(1) Please summarize the case and report the major issues.
The Pixonix case provides us with a scenario where a Canadian Company, Pixonix, has to pay a U.S. Company $7.5million for licensed proprietary tools and software in 2 months and 29 days and the decision Mikayla Cain has to face regarding the currency risk of the companies future obligation. Thus, the major issue with this transaction is the currency risk faced by Pixonix. Currently one Canadian dollar is worth $1.0717 U.S. dollars, however there is considerable amount of uncertainty about whether or not the Canadian dollar will depreciate against the dollar in 2 months and 29 days.
(2) Why is Cain so concerned by the current exchange rate fluctuation?
The reason why Cain is so concerned by the current exchange rate fluctuation is because, if the Canadian dollar does depreciate, then the $7.5million U.S. obligation will become more costly for the firm. Cain would have to convert more Canadian dollars in order to meet the $7.5million U.S. obligation if the Canadian dollar is no longer worth $1.0717 U.S.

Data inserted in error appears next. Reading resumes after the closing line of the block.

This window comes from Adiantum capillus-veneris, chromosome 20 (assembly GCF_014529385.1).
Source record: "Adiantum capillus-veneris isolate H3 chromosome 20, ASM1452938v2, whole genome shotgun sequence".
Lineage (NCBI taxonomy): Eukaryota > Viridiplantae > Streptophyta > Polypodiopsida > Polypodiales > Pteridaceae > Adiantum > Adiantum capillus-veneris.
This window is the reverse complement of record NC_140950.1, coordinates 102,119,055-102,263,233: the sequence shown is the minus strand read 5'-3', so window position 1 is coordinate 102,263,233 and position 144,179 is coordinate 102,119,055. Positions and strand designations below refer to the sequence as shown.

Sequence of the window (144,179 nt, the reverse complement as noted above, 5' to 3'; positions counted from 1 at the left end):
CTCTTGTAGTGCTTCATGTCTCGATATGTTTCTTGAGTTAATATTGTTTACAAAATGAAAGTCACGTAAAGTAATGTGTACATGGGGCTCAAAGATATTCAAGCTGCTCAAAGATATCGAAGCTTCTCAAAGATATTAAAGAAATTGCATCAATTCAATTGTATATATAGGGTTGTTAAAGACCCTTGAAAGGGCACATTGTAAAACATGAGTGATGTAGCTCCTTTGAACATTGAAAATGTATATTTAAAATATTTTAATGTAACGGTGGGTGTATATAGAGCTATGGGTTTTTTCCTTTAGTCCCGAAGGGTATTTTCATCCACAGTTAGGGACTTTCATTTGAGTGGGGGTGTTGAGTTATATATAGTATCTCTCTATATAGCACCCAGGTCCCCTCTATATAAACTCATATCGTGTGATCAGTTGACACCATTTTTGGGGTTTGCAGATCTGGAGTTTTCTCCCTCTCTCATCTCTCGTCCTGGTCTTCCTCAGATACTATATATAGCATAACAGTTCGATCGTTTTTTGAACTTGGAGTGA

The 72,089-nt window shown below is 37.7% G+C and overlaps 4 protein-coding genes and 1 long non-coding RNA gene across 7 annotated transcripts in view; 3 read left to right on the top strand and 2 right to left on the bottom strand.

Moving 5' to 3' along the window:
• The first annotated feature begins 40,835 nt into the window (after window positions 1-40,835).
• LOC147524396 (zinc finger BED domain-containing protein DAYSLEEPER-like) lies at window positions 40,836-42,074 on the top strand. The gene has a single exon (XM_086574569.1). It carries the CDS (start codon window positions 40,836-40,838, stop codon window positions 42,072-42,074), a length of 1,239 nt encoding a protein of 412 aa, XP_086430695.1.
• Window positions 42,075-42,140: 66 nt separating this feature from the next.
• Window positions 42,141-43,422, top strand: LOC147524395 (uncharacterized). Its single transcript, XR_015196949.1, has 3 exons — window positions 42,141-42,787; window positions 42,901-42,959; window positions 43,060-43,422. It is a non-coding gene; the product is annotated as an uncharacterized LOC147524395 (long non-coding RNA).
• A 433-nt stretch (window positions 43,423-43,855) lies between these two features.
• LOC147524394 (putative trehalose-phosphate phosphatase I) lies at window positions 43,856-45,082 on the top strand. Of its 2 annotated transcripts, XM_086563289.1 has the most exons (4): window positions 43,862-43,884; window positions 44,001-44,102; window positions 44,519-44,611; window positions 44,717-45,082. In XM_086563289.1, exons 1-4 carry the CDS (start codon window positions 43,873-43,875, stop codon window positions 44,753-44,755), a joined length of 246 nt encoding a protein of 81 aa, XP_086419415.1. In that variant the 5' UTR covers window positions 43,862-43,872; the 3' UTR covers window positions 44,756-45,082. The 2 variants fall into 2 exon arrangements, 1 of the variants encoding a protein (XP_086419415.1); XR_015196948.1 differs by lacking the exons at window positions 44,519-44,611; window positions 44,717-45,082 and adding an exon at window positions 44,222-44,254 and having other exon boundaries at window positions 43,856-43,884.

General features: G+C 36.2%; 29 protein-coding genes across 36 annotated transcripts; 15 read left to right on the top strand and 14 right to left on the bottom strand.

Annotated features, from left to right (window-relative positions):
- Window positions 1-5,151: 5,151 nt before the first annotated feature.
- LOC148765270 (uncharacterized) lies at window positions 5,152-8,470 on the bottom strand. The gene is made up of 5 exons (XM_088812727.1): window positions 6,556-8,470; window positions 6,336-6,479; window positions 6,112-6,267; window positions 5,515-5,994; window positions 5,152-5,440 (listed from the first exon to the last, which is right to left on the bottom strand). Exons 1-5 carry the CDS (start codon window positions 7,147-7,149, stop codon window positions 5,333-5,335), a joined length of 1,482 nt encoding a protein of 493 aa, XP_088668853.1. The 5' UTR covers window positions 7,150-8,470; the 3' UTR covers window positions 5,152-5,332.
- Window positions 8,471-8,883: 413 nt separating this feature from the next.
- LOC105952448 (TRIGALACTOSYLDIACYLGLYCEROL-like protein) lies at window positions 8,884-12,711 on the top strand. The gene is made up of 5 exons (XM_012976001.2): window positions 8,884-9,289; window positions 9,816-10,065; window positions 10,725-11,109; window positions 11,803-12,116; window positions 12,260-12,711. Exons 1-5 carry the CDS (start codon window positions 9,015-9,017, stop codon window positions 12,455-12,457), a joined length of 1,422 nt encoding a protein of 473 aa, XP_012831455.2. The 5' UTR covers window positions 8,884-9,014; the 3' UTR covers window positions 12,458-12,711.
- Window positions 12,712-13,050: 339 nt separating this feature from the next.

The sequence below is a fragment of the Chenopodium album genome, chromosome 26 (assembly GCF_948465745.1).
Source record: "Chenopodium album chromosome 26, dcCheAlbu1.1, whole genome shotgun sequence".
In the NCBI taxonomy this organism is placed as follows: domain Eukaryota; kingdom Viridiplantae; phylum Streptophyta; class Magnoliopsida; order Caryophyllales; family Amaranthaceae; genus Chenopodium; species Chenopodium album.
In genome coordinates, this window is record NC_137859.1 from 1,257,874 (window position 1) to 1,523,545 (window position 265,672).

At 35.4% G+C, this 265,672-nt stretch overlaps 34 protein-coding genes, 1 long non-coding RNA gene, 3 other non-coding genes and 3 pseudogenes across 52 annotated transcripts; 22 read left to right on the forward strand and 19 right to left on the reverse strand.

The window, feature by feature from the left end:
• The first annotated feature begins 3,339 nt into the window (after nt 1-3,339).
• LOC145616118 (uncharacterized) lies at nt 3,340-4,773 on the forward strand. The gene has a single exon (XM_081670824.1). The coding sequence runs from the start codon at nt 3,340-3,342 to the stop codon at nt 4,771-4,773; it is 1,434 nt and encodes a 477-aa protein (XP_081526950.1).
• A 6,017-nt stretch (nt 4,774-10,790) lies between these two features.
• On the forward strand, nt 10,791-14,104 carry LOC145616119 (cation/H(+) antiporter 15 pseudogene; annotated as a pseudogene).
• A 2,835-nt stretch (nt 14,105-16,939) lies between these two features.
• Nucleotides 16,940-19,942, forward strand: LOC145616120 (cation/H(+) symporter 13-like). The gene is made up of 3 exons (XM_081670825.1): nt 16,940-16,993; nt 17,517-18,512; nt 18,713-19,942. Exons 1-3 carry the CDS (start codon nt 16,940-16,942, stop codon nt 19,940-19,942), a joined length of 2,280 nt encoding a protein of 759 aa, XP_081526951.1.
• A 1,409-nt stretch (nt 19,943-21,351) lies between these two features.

(3) Please make a detailed recommendation to Cain in regard to hedging her position. Should she hedge? Why or why not? If she should hedge, which approach should she use? If you decide to use options, specify and justify the strike price.
First and foremost, neither of the strategies will provide a perfect hedge. The currencies are correct, but the date to expiration is not. This will result in some currency risk. Although these strategies will not provide a perfect hedge, it is still recommended that Cain uses one of these hedging strategies because she will be able to buffer the currency risk. Strategy 1 suggests buying a forward contract, and thus locks in the costs of the January $7.5million U.S. purchase. I see two main problems with this strategy. First, a forward contract is an obligation to buy the U.S. currency at a future date. In the case, the largest international trader...
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